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The evacuation of Homs: Humanitarianism or ethnic cleansing?

During the now dead and buried Geneva peace talks, the Syrian opposition and government reached a deal allowing evacuation of the 3,500 residents of the Old City of Homs, which has been under siege and bombardment for nearly 600 days. The deal was presented as a breakthrough in the Syrian conflict. Its terms allowed food to be brought in to the starving people of the Old City and residents to leave if they wish. Since then 1,400 residents, malnourished, many elderly, and some wounded, have left the Old City. However, what happened after the agreement is a testament to the regime's bad faith. Homs is on the faultline of the Syrian conflict. It was the first major Syrian city to see widespread protests against Bashar al-Assad in 2011, but it also contains Alawi-majority districts which are fiercely loyal to the regime. After the agreement was signed pro-regime Facebook pages began saying that food would not be allowed to reach the "terrorists" in the old city. A UN convoy carrying food aid was first blocked by residents of the pro-government districts and then fired on by the National Defence Forces, a pro-regime militia, killing several people. Hundreds of men aged 15 to 55 were detained by government forces – and the fate of many of them remains unknown.


There are fears that this deal may be the latest chapter in an alleged regime campaign to change the demographic balance of the city and its surrounding areas. Before 2011 Homs had a Sunni majority. Once a thriving city of approximately 700,000, it is today a broken ruin. The regime loyalist Alawi-majority districts are today the only areas of the city where normal life continues. Regime bombs have fallen relentlessly every day on the rest of the city, destroying apartment buildings, shops, and historic mosques. Entire districts, such as Khalidiya, Baba Amr, Jourat al Shiah, Bayada and Warsha have been emptied of their inhabitants and completely destroyed. Many of Homs's residents have fled from the centre of the city to the outer suburbs, such as Wa'r, which has taken in at least 200,000 refugees and is completely surrounded by the regime. Others are now outside the city or outside the country. In the Old City, not a single building remains intact and the siege on the inhabitants was complete and total before the agreement. No food was allowed to enter – starvation and deaths from treatable injuries were the norm. Residents had to bring in their food from under the sewers to avoid starvation. The Old City lost most of its population before the latest agreement and now only a few hundred more will remain.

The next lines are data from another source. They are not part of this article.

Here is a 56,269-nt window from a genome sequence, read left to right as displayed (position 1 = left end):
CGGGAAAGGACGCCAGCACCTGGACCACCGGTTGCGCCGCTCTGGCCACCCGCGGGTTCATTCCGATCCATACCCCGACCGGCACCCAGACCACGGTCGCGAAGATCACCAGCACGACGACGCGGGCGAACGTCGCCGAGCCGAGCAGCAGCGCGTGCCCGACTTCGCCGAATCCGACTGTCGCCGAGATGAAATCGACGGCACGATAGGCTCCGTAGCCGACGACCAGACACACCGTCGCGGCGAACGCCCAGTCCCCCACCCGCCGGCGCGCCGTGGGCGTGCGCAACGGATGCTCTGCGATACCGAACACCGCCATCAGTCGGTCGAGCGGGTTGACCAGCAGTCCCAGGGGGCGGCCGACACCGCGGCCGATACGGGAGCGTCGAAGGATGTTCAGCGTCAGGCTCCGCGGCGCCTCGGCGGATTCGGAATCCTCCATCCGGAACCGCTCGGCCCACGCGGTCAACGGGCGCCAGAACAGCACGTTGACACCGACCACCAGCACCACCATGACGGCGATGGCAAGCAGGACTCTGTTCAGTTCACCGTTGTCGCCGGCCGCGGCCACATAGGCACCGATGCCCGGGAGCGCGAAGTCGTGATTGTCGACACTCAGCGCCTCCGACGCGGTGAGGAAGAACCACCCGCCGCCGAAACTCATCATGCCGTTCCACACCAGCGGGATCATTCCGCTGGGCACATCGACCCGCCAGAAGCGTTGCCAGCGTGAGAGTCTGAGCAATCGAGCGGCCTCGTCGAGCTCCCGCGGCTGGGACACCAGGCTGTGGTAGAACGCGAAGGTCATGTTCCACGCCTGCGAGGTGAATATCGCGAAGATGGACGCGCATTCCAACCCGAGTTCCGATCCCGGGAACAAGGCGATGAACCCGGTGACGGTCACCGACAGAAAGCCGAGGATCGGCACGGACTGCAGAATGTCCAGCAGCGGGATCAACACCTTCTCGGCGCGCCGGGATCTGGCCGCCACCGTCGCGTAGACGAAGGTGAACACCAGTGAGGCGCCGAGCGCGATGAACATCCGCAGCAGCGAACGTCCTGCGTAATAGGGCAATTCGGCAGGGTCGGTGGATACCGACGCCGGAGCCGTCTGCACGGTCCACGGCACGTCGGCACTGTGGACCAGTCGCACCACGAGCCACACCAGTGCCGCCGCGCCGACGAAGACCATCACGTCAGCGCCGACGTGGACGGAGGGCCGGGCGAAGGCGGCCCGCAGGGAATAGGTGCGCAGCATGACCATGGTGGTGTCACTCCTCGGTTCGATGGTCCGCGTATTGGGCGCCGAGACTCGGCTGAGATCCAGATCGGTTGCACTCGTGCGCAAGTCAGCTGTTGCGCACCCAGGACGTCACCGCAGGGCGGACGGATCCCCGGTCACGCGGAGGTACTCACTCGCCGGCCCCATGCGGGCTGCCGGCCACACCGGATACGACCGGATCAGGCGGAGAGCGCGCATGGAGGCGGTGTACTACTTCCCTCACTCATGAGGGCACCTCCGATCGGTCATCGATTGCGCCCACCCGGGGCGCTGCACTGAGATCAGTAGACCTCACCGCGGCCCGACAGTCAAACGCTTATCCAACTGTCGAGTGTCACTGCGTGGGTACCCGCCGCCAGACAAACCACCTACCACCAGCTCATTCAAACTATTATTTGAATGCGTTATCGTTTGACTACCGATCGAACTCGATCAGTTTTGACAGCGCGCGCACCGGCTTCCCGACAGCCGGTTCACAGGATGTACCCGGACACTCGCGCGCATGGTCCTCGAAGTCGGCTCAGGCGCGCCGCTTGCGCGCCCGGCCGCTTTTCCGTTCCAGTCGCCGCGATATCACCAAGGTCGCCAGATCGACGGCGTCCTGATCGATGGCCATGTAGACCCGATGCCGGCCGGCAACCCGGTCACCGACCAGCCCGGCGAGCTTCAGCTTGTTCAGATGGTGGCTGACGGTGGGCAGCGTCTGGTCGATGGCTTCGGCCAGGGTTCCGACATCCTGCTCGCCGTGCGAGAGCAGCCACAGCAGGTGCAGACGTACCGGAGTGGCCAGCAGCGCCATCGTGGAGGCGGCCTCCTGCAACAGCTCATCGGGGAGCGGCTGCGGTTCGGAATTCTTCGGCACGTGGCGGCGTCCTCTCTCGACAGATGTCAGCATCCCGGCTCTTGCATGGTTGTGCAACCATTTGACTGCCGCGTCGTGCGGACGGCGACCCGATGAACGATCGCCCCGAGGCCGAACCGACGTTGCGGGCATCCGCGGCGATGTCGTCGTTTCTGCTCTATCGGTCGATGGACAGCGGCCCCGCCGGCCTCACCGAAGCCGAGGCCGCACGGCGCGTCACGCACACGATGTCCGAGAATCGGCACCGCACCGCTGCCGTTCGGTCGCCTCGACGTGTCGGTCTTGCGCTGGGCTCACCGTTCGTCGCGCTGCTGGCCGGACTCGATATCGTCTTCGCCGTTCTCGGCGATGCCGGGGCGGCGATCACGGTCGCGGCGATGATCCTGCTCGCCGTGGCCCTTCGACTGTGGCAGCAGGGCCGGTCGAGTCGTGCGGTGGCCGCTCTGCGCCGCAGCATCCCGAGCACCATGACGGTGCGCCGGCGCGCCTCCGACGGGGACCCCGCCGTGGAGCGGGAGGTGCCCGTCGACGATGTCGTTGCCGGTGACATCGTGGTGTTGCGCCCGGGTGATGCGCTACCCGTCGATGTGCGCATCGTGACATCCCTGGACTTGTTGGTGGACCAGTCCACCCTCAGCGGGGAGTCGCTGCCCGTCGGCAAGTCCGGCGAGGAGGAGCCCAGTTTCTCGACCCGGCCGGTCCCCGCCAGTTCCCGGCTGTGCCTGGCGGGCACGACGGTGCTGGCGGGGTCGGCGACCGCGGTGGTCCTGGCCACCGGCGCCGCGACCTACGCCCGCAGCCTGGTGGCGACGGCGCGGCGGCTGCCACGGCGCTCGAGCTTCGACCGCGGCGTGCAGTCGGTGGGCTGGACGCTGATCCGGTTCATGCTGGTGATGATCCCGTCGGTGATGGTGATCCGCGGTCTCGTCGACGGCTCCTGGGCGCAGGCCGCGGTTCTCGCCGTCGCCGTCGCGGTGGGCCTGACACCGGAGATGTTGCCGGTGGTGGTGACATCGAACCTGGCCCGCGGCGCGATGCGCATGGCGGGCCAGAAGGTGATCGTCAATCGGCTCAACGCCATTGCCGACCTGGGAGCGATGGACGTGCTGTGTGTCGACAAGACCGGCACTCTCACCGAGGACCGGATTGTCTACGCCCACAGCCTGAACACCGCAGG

Syrian village of Qalat al-Hosn West of Homs lie the Alawi majority coastal mountains, where President Bashar al-Assad's family come from. There are Sunni towns and villages on the road from the mountains to Homs which have been under constant attack from government forces, away from the eyes of the world. Qalat al-Hosn, a community of 9,000 people located strategically at the foot of the medieval Crusader castle Krak des Chevaliers, has been under siege for more than a year. Khaled al Hosne, an activist I spoke to, says that its inhabitants now exist on a diet of weeds and grass and people have already starved to death. The town is located in the middle of a mixed Alawi and Christian area and is bombarded daily with heavy artillery, surface to surface missiles, barrel bombs, and helicopter gunships. Pro-government Facebook pages, such as Wadi al-Nasara News and Tal Kalakh National News give detailed daily updates on its bombardment, and activists report that over the past month more than 150 people have been killed and hundreds more have been injured. The ancient castle, a UNESCO world heritage site, has itself been deliberately targeted, with no media coverage in the West. There is a real danger that the inhabitants of Qalat al-Hosn will be massacred if their town is overrun by pro-government militia. Threats to do this have already been made. Neighbouring Sunni towns have received the same and worse treatment, and the regime's worst massacres, such as those in Tremseh, Houla, Qubair, and Banias, have taken place in Sunni towns in or near Alawi areas.

There is a great deal of evidence that the regime is carrying out sectarian cleansing. The recent evacuation of civilians from Homs, supervised by the United Nations, plays right into the regime's hands. It is the latest phase of the displacement of the people of Homs and the surrounding areas. The regime publicly disavows sectarianism, but sectarian militias from Iraq, Iran, and Lebanon have entered the country to fight alongside it and the pattern of the regime's attacks speaks for itself. In the 1960s Alawi army officers discussed plans for a separate state with Homs as its capital. The displacement of the inhabitants of Homs and its countryside now make that prospect more realistic. Following the failure of the Geneva II talks, it would be a great tragedy if the international community were to fail in protecting the civilians of the Homs region and allow the regime to carry on slaughtering and displacing its inhabitants. The Syrian revolution began with protests calling for freedom, democracy, and dignity but it could end with a nightmare of sectarian cleansing and genocide.

The views expressed in this article belong to the author and do not necessarily reflect the editorial policy of Middle East Monitor.

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